OzFlux ecosystem flux data flowing freely

OzFlux is a network of towers around Australia continuously measures the exchanges (flux) of carbon dioxide, water vapour and energy between the terrestrial ecosystem and atmosphere. The network is supported a facility through the Terrestrial Ecosystem Research Network (TERN) and is a member of the global FluxNet community.

In the past, it could be difficult to find out what data existed and whether it was available for analysis, whereas different data collection, processing and formatting approaches created further challenges.

Thanks to the efforts of OzFlux members and project activities of TERN, this is now a thing of the past. Data from the OzFlux network of flux towers is now easily available and accessible from this portal. The data are organised into collections with each collection representing at least one site. Flux tower observations are currently available for 33 sites across Australia (see up to date map). The data are available for download under a TERN Data Licence that is similar to a Creative Commons license (see details here).

As this TERN article explains, “OzFlux provides a common set of core measurements at multiple sites and time scales to improve understanding of ecosystem function and biogeochemical cycles for use in ecosystem and land surface models. OzFlux data are being used to improve our understanding of the response of carbon and water cycles in Australian ecosystems to climate variability, disturbance (fire, insects), land management and future changes in precipitation, temperature and carbon dioxide levels. OzFlux is providing researchers with data to answer the following questions:

1.     What are the key constraints to ecosystem productivity?

2.     How resilient is ecosystem productivity in the face of climate change and variability?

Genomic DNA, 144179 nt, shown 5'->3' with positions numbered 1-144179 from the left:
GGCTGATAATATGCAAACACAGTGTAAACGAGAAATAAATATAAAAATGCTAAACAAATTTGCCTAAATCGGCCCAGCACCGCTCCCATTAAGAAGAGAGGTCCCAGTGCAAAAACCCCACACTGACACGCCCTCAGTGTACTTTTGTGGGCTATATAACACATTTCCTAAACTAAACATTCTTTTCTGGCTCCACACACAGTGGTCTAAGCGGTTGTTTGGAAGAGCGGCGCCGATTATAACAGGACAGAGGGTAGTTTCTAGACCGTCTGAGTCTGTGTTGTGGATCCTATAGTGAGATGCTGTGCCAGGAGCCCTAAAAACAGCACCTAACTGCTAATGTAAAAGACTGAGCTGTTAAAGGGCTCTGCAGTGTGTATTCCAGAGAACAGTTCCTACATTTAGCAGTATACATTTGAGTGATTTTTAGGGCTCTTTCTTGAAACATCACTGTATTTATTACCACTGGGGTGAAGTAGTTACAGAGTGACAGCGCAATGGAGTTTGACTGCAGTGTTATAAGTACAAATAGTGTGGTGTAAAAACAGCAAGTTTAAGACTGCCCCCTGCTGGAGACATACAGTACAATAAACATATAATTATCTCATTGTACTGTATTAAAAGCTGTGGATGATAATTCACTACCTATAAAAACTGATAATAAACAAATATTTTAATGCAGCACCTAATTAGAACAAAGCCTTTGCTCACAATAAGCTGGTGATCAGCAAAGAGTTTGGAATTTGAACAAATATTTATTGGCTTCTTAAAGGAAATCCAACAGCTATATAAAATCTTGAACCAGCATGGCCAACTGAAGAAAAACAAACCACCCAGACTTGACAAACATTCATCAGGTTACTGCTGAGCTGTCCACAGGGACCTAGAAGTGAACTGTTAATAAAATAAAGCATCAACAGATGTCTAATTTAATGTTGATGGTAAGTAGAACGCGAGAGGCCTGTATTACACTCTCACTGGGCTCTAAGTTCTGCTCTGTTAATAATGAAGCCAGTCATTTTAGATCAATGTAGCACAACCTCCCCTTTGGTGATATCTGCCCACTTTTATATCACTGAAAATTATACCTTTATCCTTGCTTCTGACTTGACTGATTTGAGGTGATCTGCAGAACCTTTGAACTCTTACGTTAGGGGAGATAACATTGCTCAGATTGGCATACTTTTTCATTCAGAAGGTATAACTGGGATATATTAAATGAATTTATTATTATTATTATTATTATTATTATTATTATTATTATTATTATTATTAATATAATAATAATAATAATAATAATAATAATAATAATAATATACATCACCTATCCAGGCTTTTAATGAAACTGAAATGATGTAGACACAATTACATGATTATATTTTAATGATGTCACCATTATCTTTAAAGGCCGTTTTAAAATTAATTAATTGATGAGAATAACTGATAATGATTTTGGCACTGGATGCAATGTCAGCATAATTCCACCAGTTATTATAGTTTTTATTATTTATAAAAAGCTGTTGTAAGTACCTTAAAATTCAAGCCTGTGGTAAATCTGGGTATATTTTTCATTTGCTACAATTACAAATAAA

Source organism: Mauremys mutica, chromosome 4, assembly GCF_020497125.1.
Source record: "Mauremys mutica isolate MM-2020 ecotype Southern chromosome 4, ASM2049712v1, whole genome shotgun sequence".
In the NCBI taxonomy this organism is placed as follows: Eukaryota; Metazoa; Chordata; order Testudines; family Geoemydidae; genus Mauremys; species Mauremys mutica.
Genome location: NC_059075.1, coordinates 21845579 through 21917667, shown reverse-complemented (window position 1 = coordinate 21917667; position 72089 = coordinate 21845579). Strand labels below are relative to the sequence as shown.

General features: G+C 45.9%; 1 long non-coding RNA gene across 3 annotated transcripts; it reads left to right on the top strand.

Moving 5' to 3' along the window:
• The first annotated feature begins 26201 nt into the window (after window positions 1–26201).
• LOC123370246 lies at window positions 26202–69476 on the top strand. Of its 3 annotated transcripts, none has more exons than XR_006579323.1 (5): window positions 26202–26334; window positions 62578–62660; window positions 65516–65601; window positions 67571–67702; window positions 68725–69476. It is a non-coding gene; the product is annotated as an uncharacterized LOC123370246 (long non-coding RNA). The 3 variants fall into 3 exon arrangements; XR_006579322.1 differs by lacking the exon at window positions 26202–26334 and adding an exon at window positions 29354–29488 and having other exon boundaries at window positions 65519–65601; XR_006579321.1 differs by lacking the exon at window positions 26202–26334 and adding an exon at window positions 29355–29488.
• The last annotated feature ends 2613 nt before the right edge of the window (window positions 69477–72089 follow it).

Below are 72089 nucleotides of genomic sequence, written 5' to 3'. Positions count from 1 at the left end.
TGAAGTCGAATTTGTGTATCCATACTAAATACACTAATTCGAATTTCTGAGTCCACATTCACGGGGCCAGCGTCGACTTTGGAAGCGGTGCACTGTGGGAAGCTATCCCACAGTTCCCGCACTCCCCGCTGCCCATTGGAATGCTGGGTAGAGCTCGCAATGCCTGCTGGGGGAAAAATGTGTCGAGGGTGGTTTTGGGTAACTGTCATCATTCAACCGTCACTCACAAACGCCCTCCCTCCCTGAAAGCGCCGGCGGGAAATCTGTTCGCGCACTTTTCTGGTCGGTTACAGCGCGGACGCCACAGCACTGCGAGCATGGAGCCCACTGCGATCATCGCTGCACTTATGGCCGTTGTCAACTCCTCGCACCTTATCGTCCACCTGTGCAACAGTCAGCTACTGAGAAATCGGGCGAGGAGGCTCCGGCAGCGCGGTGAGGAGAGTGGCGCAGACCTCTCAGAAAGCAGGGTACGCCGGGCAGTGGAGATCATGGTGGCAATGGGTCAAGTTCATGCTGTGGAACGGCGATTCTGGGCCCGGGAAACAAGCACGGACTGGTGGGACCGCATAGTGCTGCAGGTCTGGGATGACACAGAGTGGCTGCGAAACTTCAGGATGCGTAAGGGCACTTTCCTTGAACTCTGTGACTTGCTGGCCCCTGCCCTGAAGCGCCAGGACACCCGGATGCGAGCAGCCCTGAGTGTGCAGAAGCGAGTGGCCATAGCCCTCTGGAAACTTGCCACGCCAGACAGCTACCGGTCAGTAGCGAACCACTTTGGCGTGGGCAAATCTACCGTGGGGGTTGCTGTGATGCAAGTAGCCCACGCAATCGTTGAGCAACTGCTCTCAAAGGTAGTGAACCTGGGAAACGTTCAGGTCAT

3.     What is the current water balance of the ecosystem and how will it change in future?

Answers to these questions are central to informing land management and climate adaptation and mitigation policies.” 

This other TERN article points out some of the many examples of valuable research applications:

“Data from the Howard Springs and Tumbarumba OzFlux sites were used in a recent international study into understanding the interactions between climate change and soil carbon storage. The sites were chosen as two of twelve study sites from six countries around the world.

Data from these two sites were also used in two separate investigations recently featured in a special issue of the Agricultural and Forest Meteorology journal released earlier this month. Tumbarumba data were used to investigate the effects of climate variability on forest carbon exchange, and Howard Springs data to explore the link between clouds, radiation, and canopy productivity of tropical savannas.

Another study used data from the Wallaby Creek OzFlux site to investigate carbon and water exchanges in the world’s largest angiosperm (flowering plant) forest in Victoria. Data from the Alice Springs OzFlux site was used to analyse the seasonal patterns and responses of water and carbon fluxes to rainfall events in Acacia savanna woodlands.” 

You can find a more complete list of recent publications using OzFlux data here.


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